Hitt, like most political officials, has a short-term mandate. It will take years to see whether the state's bet on Boeing bears fruit.
In Michigan, Gov. Rick Snyder, a Republican in his first term, has been working to eliminate most business tax credits but is bound by past awards. The state gave GM $779 million in credits in 2009, just a month after the company received a $50 billion federal bailout and decided to close seven plants in Michigan.
GM can use the credits to offset its state tax bill for up to 20 years.
"You don't know who will take a credit or when," said Doug Smith, a senior official at the state's economic-development agency. "We may give a credit to GM, and they might not take it for three years or 10 years or more."
One executive, Donald Hall Jr. of Hallmark, thinks business subsidies are hurting his hometown, Kansas City, Mo., by diverting money from public education."It's really not creating new jobs," Hall said. "It's motivated by politicians who want to claim they have brought new jobs into their state."
For local governments, incentives have become the cost of doing business with almost every business.
When Oliver Stone made the 2010 sequel to "Wall Street," in his mind there was only one place to shoot it: New York City. Nonetheless, the film, a scathing look at bankers' greed, received $10 million in tax credits, according to 20th Century Fox.
In an interview, Stone criticized subsidies for industries such as banking and agriculture but defended them for Hollywood.
"It's good," Stone said of the film subsidies. "Or like basically the way business is done. I don't understand what the moral qualm is."
The practical consequences can be easily seen. The Manhattan Institute for Policy Research, a conservative group, found that the amount New York spends on film credits every year equals the cost of hiring 5,000 public-school teachers.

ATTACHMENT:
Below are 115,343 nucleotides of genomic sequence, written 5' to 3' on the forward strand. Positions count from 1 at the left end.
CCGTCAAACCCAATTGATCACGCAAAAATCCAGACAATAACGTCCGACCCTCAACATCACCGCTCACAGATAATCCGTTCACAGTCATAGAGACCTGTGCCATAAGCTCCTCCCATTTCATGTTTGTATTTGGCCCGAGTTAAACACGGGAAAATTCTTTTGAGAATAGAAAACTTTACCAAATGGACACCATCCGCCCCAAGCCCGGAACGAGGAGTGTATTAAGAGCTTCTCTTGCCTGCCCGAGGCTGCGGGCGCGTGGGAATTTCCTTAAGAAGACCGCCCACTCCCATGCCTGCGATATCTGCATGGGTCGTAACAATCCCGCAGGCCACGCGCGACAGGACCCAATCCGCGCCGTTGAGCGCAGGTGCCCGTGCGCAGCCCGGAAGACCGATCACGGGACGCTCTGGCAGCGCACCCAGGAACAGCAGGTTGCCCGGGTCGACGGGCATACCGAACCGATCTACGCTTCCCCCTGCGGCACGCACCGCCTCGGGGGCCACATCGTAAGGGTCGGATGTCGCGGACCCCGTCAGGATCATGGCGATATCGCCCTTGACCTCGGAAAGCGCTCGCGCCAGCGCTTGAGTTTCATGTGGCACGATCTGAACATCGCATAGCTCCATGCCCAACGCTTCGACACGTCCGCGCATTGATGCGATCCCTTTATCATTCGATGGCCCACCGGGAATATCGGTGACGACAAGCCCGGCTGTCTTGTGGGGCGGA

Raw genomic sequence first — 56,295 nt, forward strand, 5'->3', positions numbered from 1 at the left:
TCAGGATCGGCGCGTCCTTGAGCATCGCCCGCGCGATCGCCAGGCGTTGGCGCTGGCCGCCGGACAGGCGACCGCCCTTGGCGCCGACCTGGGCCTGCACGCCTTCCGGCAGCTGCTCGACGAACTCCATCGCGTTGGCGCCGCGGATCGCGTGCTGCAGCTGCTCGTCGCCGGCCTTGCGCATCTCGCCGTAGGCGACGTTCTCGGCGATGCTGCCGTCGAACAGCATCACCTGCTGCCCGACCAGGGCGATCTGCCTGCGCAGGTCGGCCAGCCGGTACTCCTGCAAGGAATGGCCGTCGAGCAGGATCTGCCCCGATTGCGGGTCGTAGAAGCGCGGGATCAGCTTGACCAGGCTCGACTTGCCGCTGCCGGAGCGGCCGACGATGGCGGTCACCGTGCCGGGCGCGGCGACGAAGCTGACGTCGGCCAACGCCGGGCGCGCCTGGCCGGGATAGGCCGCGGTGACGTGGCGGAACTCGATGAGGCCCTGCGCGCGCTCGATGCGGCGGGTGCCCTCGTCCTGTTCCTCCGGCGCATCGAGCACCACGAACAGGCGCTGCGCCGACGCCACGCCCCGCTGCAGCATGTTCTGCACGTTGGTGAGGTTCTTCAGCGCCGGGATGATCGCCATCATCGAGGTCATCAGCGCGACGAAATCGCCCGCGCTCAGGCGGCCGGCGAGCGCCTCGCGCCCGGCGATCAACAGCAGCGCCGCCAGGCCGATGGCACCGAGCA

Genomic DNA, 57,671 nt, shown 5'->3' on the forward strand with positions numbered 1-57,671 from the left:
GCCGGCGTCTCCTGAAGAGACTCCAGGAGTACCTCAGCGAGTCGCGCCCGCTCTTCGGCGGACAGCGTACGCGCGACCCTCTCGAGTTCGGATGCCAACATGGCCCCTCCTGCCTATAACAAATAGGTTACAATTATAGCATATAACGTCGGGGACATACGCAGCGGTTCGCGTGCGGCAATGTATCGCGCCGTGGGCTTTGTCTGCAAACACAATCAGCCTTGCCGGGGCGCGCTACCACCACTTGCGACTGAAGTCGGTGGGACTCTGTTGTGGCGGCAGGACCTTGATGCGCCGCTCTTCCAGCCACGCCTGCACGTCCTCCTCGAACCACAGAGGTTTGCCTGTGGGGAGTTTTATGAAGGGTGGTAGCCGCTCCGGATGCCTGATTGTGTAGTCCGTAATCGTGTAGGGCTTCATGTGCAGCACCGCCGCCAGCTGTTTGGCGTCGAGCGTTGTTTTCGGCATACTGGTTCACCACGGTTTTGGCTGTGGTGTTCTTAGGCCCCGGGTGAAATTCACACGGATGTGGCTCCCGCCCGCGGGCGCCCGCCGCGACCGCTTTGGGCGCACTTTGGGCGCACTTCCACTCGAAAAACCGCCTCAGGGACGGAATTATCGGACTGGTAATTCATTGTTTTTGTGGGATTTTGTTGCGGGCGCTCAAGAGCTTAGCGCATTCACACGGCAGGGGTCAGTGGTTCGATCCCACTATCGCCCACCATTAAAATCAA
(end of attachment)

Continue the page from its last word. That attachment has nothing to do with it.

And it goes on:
Incentives come in many forms: cash grants and loans; sales-tax breaks; income-tax credits and exemptions; free services; and property-tax abatements. The income-tax breaks add up to $18 billion and sales-tax relief about $52 billion of the overall $80 billion in incentives.
California is one of the few states that have been cutting back on incentives. But that doesn't mean its cities are following suit. When Twitter threatened to leave San Francisco last year, officials scrambled.
Twitter was not short on money; it soon received a $300 million investment from a Saudi prince and $800 million from a private consortium. The two received Twitter equity.
The city exempted Twitter from what could total $22 million in payroll taxes, and the company agreed to stay put. The city estimates Twitter's workforce could grow to 2,600 employees, although the company made no such promise.
San Francisco, meanwhile, has been cutting its budget. Public parks have lost about $12 million in recent years.
The tab for auto incentives has grown to $13.9 billion since 1985, according to the Center for Automotive Research, a nonprofit group in Ann Arbor, Mich. GM, the top recipient, was awarded $3.3 billion. Since 1979, automakers also closed more than 267 U.S. plants, about half of which still sit empty, according to the center.